Discovery Organics | MARKET REPORT – DEC 8TH, 2018
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MARKET REPORT – DEC 8TH, 2018

MARKET REPORT – DEC 8TH, 2018

It’s their time to shine!

There is nothing scarier for any grower than heading into the 2 week buildup for the holidays than there being shortages of lettuce, cauliflower and celery.  It’s their time to shine!

There are big blank spots on lists from major growers in California today, and with periodic (and somewhat rare) rain, and brutally cold temps (for lettuce) 10-15C below normal, this situation isn’t expected to change for some time.  Just expect high pricing through the New Year.  We have our own gap on red and green leaf for the next week from Ecocampos, also from cold weather, but that gap will be short lived.

Expect a strawberry shortage for a week or so as growers in Santa Maria and Oxnard (remember last weeks’ map?) clean up after a couple of inches of rain.

And mushrooms – with the CDN $ so low compared to USD, a lot of mushrooms are going south.  Between high demand, cooler weather and labour issues, expect higher prices and short supply especially on Crimini/Portabello.

Next on my list is my rant about the news!

I’ve always had a love affair with the CBC.  Listen to it driving to and from work.  Listen to their podcasts when travelling, etc.  and I look to them for fair reporting. I also hate CBC.  They make a splash with a story and then do not follow up.

In November they printed 16 headline stories about the romaine warning. They have, since then, run just one story saying the warning was limited to a batch of counties up the coast of California – and not one story saying that Romaine is OK to eat.    Not the first time CBC has done this – it drives me a little nuts.

On Monday, CBC ran a story on national radio news, TV news, website, regional news, warning consumers about a pending 6% increase in the price of fruit and vegetables – even to the point of interviewing people on the street for a reaction.  This story falls under the “sensationalism” category.  Google “CBC vegetables higher” and you will come up with this set of search results to the left.

These are headlines CBC has run nationally in 2015, 2016 and 2017. “Spike” “Hike”  “Rising” “Up” “More” (The SHRUM) words.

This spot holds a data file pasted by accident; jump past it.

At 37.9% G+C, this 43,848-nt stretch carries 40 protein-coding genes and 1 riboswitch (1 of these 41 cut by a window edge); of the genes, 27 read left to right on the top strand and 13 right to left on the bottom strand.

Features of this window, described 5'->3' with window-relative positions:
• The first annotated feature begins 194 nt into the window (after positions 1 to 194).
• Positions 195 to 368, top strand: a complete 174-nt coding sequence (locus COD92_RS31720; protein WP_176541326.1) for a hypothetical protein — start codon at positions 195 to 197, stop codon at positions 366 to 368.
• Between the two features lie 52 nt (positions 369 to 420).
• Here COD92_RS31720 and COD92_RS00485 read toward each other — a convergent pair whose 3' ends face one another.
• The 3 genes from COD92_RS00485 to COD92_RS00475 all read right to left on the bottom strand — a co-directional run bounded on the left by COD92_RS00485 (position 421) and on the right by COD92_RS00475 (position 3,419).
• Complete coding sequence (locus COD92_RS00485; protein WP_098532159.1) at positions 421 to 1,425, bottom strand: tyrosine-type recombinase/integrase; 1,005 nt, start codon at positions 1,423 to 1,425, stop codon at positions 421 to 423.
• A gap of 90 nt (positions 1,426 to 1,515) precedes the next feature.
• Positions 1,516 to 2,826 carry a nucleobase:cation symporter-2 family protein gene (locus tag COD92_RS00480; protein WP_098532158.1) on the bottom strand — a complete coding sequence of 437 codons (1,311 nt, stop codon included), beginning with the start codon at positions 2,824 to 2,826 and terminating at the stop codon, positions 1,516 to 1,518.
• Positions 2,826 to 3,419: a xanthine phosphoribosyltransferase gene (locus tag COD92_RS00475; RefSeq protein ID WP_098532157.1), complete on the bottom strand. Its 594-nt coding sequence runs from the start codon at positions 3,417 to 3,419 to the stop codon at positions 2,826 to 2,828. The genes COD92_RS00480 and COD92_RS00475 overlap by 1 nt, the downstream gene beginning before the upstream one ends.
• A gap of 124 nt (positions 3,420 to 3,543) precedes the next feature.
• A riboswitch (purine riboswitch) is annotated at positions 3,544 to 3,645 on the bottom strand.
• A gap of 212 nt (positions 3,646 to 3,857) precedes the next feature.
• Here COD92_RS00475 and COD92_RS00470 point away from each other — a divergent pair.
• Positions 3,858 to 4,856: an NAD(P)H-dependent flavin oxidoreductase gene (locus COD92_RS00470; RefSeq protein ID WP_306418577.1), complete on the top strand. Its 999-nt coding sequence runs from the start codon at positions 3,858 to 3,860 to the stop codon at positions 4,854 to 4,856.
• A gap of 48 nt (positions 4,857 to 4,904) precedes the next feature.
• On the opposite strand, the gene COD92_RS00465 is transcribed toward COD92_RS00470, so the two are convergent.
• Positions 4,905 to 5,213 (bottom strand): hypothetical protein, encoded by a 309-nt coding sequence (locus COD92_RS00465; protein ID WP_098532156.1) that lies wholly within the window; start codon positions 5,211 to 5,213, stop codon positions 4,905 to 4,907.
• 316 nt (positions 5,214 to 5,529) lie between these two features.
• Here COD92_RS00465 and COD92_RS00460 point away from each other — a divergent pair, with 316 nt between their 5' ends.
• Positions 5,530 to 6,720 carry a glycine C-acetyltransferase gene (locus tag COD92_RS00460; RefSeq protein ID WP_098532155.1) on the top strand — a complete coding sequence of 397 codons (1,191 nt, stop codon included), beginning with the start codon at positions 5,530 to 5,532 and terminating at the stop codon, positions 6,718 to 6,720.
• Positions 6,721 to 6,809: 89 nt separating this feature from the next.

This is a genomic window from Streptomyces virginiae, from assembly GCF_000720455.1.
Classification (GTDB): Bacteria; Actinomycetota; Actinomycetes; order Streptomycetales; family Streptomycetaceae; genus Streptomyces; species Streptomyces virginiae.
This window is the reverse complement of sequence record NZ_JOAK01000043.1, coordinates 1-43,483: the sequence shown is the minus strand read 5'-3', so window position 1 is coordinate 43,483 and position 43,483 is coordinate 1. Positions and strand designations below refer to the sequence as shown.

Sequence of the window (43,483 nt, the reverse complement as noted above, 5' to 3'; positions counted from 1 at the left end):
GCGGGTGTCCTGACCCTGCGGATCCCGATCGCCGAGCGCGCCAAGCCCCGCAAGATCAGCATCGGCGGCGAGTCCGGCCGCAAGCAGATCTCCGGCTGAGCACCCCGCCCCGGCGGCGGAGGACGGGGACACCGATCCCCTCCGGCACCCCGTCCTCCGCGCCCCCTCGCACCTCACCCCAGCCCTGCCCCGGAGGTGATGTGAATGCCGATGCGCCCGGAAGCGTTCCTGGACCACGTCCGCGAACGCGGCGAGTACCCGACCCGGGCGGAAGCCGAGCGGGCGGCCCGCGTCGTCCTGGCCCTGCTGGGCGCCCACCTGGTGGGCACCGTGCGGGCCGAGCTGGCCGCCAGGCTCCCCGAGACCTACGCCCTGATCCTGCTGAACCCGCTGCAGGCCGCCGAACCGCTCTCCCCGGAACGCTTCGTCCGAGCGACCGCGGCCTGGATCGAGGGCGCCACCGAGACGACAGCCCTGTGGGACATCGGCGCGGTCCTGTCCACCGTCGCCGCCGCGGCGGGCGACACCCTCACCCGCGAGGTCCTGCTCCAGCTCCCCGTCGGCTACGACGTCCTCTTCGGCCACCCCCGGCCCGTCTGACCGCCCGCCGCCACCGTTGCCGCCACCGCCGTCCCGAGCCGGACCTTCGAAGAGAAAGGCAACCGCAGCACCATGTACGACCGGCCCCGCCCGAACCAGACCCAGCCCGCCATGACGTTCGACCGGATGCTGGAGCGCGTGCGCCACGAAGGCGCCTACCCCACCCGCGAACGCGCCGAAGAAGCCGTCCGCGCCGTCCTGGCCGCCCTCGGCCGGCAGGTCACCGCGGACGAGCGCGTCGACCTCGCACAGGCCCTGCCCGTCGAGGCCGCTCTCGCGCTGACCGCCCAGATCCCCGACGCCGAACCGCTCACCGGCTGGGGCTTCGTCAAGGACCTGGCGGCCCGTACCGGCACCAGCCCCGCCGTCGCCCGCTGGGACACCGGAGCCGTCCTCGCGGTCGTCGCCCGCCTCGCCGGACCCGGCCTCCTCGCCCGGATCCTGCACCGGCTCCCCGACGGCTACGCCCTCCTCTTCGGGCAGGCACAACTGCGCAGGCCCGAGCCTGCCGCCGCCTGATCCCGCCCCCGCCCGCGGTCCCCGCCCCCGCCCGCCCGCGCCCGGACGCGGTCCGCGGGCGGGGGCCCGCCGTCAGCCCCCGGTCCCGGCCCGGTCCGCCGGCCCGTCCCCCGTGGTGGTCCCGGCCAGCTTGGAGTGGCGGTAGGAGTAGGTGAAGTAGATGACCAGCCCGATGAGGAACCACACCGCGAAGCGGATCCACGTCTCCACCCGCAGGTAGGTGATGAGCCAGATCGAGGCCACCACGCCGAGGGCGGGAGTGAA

The actual report they are quoting is from Dalhousie University in Halifax, who in general are pretty accurate, but do admit in this year’s report that they bombed on their vegetable price prediction for 2018.

Nowhere has CBC run a story that says, “Oops, wrongo reindeer, prices didn’t actually go where we said they were going to go, according to Dahousie researchers”

In actual fact, looking at our own average case selling prices, there was a decrease from 2015 to 2016, an increase of just 2% from 2016 to 2017, and a decrease of over 11% from 2017 to 2018, right up to last week. Farmers in California and Mexico called the 2017-2018 winter and spring export period a ‘bloodbath’ because of over-supply and market prices for months below the cost of production.  Vegetable growers in Imperial and Yuma, with few exceptions were selling green veg in the basement for month after month last spring.  Shadehouse growers in Mexico missed break-even by a mile on tomatoes, bell peppers, zucchini and cucumber.  The glut extended into central California in the spring as well, with strawberries going for peanuts.

Fruit and Vegetable Prices are completely controlled by a supply / demand cycle.

There is no context for this graph – it is showing the price range over a period of 7 years on a variety of commodities that I’m using simply to demonstrate the ups and downs, in this case showing prices tripling and quadrupling at some points of the year, year over year, based entirely on consumer cravings vs. farmer output.

Charts like this, produced by industry associations, are feedstock for producers.  Farmers are always looking for the sweet spot – when they can aim production for the price peaks, and be out of the field, as it were, when prices drop into valleys – those periods when there is more production than demand.  Planting and pruning dates are adjusted for fruit and vegetables hoping for better returns.